Hep B Blog

A Personal Reflection on China for World Hepatitis Day – Part I

Sadly, like many Americans, until I came face-to-face with hepatitis B, I had no idea of the global implications.  Over the years, raising HBV awareness has been a quiet mission.  In 2002 and 2003 I was fortunate to travel to China, and help present train-the-trainer programs that were to be used in Chinese orphanages, presented to Chinese foster families, and used as training sessions for rural doctors.  The training programs were successful, and well received, but of course they were only a small contribution in a country where HBV infection is endemic.  In fact one in ten Chinese are chronically infected with hepatitis B.  Nearly one half-million die per year from HBV related liver cancer, or one Chinese person every 60 seconds.  As an American, I was aware of the discrimination faced by those living with HBV in the U. S., but I had no idea how widespread discrimination was throughout China.  For some naïve reason, I thought HBV infection would be better accepted in a country where so many are living with HBV.  I was very wrong.

Training participants listened with earnest as we reviewed infection control techniques and modes of transmission.  All were interested in the details.  Perhaps what was more sobering were the interactions in between and following these training sessions.   I found myself quietly met by a number of tentative women with downcast eyes.  They waited in the bathrooms, and stepped out of tiny alley-ways as we walked back to our hotel. They quickly surveyed the area, their eyes darting back and forth, before they asked their questions about HBV treatment, and outcomes.  The despair was was palpable.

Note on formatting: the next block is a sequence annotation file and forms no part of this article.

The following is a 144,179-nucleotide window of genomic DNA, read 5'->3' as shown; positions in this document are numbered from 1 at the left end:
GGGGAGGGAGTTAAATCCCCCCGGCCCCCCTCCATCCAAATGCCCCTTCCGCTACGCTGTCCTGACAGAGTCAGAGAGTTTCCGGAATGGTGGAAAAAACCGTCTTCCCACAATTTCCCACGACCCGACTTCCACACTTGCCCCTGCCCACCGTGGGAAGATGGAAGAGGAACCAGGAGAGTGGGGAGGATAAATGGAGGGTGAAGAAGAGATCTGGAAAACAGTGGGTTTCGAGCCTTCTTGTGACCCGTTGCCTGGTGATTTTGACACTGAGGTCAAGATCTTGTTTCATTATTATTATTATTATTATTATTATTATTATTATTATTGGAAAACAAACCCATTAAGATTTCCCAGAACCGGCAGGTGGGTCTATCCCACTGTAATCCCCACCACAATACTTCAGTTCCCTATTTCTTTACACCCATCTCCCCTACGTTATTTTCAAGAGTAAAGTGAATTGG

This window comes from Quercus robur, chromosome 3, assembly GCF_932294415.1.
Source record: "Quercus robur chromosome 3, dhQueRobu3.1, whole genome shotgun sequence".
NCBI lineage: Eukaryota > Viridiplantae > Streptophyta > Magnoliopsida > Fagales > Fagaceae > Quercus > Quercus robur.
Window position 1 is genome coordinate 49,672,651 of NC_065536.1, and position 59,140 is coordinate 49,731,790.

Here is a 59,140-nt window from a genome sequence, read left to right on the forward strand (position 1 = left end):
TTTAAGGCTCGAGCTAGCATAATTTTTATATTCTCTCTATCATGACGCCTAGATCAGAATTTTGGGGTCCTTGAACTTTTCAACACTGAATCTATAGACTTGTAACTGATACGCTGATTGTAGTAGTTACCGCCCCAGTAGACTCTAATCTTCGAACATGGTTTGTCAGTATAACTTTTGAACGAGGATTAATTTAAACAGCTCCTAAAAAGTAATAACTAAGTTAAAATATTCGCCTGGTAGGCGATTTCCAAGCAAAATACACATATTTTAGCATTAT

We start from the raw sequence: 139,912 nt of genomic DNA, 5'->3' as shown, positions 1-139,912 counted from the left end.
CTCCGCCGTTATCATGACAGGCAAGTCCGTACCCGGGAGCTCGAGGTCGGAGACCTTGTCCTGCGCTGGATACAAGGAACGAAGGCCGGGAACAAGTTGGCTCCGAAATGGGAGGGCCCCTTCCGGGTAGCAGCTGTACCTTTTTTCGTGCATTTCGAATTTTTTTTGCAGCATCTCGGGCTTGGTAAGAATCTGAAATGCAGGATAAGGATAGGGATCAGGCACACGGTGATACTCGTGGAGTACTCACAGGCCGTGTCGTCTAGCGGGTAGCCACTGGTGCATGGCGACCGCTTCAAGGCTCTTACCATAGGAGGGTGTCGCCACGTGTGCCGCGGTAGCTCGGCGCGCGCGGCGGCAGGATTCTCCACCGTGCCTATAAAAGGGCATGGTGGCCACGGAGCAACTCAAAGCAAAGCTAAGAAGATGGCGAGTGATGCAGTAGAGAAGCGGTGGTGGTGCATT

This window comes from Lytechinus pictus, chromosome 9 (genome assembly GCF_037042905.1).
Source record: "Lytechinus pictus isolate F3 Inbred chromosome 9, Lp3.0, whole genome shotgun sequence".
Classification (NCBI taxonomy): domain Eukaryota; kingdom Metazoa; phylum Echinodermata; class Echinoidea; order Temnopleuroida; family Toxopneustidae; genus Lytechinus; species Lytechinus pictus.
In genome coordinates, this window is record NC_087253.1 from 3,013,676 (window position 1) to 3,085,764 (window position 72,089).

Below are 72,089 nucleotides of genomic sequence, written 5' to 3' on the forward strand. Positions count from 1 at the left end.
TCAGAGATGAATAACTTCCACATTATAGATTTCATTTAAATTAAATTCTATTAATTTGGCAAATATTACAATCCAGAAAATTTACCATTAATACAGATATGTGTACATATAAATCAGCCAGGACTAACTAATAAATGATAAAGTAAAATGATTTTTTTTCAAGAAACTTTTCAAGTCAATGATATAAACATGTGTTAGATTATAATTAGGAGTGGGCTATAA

We were invited to visit a local city orphanage.  The rooms were somewhat sterile, but cheerful and the care takers were very good with the children.  However, when we met with the staff, we learned of their concern of HBV infection among the children under their care.  They were concerned about transmission. However, they continued to treat infant illnesses with injections and IV drugs, rather than an alternate, oral medication. An orphanage is often a world unto it’s own, yet children with HBV are often segregated from the other children.   Children diagnosed with HBV outside of the orphanage environment may also be refused entry into school, although this practice may vary with the province, the city, or even the official in charge.  That doesn’t leave a child identified with HBV much of a future.

Perhaps one of the most sobering experiences was meeting with HBV-listserve members at a local tea house.  We were seated upstairs, away from other guests, which is not uncommon when foreigners are present, but it was clear this was more for their privacy.  They scanned the room and were careful not to speak when the server entered the room.  This was the first time they had met in person, and it was clear their hearts were heavy with the burden of living with HBV.  Throughout the evening, no names were used, and all members referred to one another by their screen names.  Most felt very isolated with their illness and were desperate for information.  Many were shunned by family and friends, were humiliated and forced to eat separately, or carry their own bowl and chopsticks. They lived alone with the knowledge of their infection, as widespread discrimination loses jobs and ruins families. There were a number of treatment questions.  Many were interested to know how long they needed to take the antiviral drugs, and whether or not they could stop for a while – if they were feeling better.  We told them that stopping and  re-starting treatment was not good, and they should speak with their doctor.  We didn’t realize that few were under the care of a doctor for their HBV.

Later, while traveling in Shanghai, we visited a lavish pharmacy.  All oral, prescription medications were available in China without being prescribed by a doctor.  Only injectable drugs required a physician’s prescription.  As a result, it was likely my listserve friends were self-medicating without the advice of a liver specialist.  The drugs were likely cost prohibitive, so the need to start and stop antiviral treatment was more a function of expense.  It was apparent that most were not being treated and monitored by a specialist.  The prospect was sad, all the way around.

Please join us as Thursday’s blog concludes “A Personal Reflection on China for World Hepatitis Day….

Comments on this blog are closed. If you have questions about hepatitis B or this blog post, please email info@hepb.org or call 215-489-4900.